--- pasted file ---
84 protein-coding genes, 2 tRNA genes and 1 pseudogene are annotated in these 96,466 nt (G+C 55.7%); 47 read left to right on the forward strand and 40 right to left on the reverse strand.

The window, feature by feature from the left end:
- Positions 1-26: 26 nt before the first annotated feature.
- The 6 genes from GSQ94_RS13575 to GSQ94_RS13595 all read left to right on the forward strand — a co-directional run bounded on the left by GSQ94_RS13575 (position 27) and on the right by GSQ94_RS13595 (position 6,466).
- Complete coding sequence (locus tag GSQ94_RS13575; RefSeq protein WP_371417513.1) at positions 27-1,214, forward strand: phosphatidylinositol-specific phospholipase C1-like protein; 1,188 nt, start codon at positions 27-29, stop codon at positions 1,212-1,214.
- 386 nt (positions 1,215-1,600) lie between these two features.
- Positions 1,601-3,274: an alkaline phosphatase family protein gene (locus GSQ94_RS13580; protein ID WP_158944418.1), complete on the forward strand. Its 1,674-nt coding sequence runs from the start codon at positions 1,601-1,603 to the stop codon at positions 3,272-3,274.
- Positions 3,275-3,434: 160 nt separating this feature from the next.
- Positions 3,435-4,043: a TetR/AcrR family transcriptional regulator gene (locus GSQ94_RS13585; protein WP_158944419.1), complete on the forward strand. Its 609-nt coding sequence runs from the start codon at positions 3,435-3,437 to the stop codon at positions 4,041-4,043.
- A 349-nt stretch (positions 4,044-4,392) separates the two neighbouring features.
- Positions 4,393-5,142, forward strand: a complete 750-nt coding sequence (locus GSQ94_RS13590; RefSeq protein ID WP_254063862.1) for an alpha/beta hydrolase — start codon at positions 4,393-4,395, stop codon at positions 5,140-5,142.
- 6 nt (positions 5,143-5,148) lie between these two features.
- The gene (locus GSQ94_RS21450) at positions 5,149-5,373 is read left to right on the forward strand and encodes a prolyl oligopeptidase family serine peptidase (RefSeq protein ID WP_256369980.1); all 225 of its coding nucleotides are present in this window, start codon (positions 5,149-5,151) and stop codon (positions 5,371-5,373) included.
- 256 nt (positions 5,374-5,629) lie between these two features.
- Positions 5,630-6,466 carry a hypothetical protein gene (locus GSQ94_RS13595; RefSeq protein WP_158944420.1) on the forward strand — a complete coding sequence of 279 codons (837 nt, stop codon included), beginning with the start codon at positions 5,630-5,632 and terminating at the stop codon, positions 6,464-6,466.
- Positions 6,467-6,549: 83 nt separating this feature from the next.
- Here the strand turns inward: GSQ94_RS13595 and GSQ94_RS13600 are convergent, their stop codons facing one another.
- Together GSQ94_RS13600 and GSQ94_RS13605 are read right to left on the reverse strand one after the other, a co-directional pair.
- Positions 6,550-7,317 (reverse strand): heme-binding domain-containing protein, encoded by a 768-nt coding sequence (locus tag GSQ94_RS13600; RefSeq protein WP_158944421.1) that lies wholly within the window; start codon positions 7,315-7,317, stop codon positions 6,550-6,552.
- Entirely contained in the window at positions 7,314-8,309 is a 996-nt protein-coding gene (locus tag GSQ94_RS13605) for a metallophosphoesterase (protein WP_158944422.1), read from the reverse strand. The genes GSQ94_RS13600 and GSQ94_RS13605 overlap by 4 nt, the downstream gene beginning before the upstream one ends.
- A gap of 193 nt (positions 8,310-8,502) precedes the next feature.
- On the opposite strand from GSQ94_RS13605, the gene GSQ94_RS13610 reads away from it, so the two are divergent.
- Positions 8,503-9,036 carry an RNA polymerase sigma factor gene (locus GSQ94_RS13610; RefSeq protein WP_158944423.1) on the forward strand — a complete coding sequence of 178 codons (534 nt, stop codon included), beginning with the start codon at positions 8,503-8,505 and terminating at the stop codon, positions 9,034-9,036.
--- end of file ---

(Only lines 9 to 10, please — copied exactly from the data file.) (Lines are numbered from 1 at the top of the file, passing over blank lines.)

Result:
- Positions 3,435-4,043: a TetR/AcrR family transcriptional regulator gene (locus GSQ94_RS13585; protein WP_158944419.1), complete on the forward strand. Its 609-nt coding sequence runs from the start codon at positions 3,435-3,437 to the stop codon at positions 4,041-4,043.
- A 349-nt stretch (positions 4,044-4,392) separates the two neighbouring features.